are treated (ATTENTION: different meaning than Gurobi FuncNonLinear
parameter and attribute):

-1 - Piecewise-linear approximation
0  - Automatic (default)
1  - Treated as nonlinear functions

Suffix values mean the same.
```

See our Christmas tree decorations Streamlit example using global optimization.

Piecewise-linear aproximation can be influenced by setting the following options in the AMPL `gurobi_options` string:

```pre:funcpieces
Sets the strategy for constructing a piecewise-linear approximation of a
function:

0   - Automatic choice (default)
>=2 - Sets the number of pieces, of equal width
1   - Uses a fixed width for each piece, as specified by the
funcpiecelength option
-1  - Bounds the absolute error of the approximation, as specified
by the funcpieceerror option
-2  - Bounds the relative error of the approximation, as specified
by the funcpieceerror option

pre:funcpiecelength
When funcpieces = 1, specifies the length of each piece of the
approximation.

pre:funcpieceerror
When funcpieces = -1 or -2, specifies the maximum allowed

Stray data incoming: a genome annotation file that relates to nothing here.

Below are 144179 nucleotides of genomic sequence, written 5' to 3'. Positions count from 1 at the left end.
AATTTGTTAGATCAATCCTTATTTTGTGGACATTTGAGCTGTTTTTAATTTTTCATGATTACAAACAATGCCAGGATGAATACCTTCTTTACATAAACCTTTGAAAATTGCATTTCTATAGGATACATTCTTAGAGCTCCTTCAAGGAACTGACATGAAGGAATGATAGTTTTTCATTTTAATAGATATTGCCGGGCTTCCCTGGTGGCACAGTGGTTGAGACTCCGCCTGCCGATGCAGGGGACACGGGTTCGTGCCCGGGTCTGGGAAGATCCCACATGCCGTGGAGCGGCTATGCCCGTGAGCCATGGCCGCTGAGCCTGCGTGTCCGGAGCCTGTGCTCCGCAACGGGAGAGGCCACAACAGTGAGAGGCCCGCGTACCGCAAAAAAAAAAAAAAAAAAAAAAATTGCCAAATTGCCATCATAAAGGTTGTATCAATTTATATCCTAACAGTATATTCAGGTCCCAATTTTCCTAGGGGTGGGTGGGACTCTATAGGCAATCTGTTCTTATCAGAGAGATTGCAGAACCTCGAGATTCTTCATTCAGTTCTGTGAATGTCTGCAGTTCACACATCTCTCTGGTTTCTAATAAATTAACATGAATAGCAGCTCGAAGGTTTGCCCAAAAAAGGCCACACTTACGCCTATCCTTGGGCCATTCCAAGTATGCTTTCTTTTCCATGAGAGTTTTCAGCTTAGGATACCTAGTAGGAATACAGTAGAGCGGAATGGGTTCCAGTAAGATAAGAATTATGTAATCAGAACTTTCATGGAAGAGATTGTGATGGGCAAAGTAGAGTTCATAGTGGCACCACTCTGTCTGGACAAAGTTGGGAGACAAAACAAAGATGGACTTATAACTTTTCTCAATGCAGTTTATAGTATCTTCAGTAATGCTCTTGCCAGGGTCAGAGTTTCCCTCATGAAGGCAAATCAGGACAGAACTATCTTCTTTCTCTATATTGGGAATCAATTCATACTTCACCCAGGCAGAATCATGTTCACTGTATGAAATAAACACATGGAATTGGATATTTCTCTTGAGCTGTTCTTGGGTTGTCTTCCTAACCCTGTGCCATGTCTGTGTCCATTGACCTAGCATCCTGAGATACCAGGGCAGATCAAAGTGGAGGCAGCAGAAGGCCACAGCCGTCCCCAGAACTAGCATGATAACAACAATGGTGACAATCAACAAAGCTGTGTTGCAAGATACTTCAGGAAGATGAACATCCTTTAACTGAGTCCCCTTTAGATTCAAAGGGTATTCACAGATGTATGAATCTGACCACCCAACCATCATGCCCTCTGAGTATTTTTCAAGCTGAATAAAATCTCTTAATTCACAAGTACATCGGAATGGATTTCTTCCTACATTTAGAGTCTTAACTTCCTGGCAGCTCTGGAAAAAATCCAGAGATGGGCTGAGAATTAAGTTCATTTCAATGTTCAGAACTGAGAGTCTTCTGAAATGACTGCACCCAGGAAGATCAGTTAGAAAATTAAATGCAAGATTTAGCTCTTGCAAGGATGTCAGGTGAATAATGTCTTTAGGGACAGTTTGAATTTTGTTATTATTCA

error (absolute for -1, relative for -2) in the approximation.

pre:funcpieceratio
Controls whether the piecewise-linear approximation is an underestimate
of the function, an overestimate, or somewhere in between. A value of
0.0 will always underestimate, while a value of 1.0 will always
overestimate; a value in between will interpolate between the
underestimate and the overestimate. A special value of -1 chooses
points that are on the original function.
```

These options can also be overridden for a particular objective or constraint, by setting suffixes of the same names. For example, after defining the objective shown below, setting `suffix funcpieces IN; let Chichinadze.funcpieces := 12;` specifies 12 pieces for approximating the sin, cos, and exp functions in that objective.

```minimize Chichinadze:
x[1]^2 - 12*x[1] + 11 + 10*cos(pi*x[1]/2) +
8*sin(pi*5*x[1]) - exp(-(x[2]-.5)^2/2)/sqrt(5);
```